The exponential growth of cybercrimes continues to wreak havoc on governments, businesses, and individuals, and there has been progress in combating these crimes, even leading to near ubiquitous recognition of the cybercrime problem.
Eileen Decker focuses the reader on the lack of understanding of these disastrous crimes as derivative of a lack of collection and analysis of accurate and comprehensive data on the subject.
This article provides an analysis of the current cybercrime data collection programs, by calling attention to their successes while highlighting their critical weaknesses, gaps, and downfalls. The author then dives into the importance of cybercrime data collection and the impact that large scale data collection has while contrasting with the detrimental impacts of insufficient data collection.
In an imperative call to action, Decker recommends an expansive modernization of cybercrime data collection that focuses on efficiency and accuracy.
Cybercrime has increased dramatically in this century. Although there is broad academic consensus that a dearth of official data on crimes committed in cyberspace hampers cybercrime enforcement efforts, even the most affluent nations have not yet managed to systematically catalogue cybercrime statistics.
Through a detailed analysis of efforts to keep track of this ever-evolving area of the law, Stephen Cobb outlines a future strategy that builds on the existing machinery of crime measurement and applies it at the national, regional, and international level.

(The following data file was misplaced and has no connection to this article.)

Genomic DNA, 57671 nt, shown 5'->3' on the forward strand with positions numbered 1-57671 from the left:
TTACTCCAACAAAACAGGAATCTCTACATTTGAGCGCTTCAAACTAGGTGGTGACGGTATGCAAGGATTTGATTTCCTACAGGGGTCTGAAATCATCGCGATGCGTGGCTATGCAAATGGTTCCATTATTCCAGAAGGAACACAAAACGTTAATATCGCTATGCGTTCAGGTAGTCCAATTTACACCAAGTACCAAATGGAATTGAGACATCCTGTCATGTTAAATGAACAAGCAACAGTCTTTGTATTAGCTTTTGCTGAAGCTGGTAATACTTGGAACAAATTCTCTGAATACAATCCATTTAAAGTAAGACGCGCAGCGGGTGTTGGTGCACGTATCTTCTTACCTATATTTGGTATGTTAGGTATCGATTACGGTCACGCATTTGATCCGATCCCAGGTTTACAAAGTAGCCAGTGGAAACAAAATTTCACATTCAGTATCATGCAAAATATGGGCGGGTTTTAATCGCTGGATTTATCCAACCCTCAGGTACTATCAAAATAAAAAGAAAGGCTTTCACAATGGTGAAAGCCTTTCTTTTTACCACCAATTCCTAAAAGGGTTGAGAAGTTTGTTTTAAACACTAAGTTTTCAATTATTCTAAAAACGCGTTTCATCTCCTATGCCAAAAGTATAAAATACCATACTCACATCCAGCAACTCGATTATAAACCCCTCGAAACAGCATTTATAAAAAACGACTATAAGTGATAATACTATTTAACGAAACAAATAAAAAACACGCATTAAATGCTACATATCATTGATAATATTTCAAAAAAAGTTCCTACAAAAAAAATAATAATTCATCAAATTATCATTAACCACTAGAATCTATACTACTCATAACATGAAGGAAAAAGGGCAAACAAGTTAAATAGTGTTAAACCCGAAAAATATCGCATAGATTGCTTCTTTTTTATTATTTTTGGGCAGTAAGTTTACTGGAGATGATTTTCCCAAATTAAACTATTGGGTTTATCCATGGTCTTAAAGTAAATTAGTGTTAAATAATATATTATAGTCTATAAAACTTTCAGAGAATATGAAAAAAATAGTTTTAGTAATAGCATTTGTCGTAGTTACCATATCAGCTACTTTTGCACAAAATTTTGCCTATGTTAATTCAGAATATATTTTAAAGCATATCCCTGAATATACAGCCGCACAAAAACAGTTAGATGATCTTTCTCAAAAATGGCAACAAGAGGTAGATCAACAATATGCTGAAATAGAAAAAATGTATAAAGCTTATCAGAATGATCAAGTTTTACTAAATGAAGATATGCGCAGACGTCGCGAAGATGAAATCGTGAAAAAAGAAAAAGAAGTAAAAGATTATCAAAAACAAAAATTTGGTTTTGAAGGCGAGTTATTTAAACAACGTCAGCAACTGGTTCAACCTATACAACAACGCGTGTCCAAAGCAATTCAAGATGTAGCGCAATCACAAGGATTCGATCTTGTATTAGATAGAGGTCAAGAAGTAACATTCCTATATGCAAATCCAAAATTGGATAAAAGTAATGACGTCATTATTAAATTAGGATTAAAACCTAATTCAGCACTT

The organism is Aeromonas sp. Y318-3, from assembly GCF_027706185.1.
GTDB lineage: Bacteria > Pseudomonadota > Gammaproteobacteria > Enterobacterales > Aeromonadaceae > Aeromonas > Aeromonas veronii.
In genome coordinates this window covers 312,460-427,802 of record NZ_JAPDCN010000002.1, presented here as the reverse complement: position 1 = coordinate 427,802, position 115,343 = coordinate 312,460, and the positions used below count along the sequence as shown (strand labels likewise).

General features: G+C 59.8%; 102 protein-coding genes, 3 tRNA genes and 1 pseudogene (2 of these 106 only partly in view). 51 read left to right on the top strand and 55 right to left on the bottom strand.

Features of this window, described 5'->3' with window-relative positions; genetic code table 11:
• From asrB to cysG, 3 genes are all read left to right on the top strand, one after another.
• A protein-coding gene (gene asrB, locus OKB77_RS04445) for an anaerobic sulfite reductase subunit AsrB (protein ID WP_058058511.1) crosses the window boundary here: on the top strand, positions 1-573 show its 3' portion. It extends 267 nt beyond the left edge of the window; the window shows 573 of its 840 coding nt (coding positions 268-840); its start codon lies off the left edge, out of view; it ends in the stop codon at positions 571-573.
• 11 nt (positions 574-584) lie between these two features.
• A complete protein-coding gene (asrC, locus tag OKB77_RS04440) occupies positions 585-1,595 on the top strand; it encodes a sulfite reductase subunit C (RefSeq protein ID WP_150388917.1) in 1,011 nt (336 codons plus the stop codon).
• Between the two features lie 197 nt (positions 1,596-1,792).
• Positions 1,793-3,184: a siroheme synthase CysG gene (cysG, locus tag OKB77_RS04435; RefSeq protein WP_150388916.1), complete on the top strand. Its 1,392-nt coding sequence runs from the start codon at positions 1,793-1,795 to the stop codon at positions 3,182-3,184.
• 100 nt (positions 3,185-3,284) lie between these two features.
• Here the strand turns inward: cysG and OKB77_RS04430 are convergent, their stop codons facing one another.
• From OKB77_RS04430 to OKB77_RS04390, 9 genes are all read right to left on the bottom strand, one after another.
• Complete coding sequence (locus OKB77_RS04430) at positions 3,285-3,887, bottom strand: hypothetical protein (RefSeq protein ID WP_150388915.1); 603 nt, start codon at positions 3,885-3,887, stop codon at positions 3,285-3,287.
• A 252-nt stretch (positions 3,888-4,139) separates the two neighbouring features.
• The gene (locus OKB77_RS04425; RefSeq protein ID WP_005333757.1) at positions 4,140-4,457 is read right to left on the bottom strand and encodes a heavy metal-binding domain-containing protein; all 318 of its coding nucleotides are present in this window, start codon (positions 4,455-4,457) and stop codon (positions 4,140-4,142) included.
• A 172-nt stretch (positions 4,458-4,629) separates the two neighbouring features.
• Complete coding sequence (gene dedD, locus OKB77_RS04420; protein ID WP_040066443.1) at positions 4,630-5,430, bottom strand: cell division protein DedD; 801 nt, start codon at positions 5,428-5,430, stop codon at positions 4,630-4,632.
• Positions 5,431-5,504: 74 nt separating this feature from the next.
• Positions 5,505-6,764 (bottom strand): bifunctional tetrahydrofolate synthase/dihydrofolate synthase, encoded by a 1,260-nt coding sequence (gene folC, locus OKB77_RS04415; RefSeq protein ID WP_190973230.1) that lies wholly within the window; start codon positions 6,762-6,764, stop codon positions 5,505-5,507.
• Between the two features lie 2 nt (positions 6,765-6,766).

At a time when cyberthreats are escalating, Cobb sheds light on historical and contemporary examples of successful monitoring efforts to show that committing to closing the cybercrime metrics gap is critical to crime deterrence efforts everywhere.
Malicious cyber activities by foreign states present major challenges to the US government. Foreign governments steal intellectual property, attack election systems, wage influence campaigns, and cripple American companies. One tool brought to bear most recently against these state actors is the criminal indictment.
This article reviews the use of criminal charges as a response to nation-state hacking and proposes a conceptual framework for understanding the utility of those charges as a tool to effectively combat malicious cyber activity.
Finally, the article applies this framework to case studies involving China, Russia, Iran, Syria, and North Korea and evaluates the use of criminal charges as a component of broader U.S. cyber policy.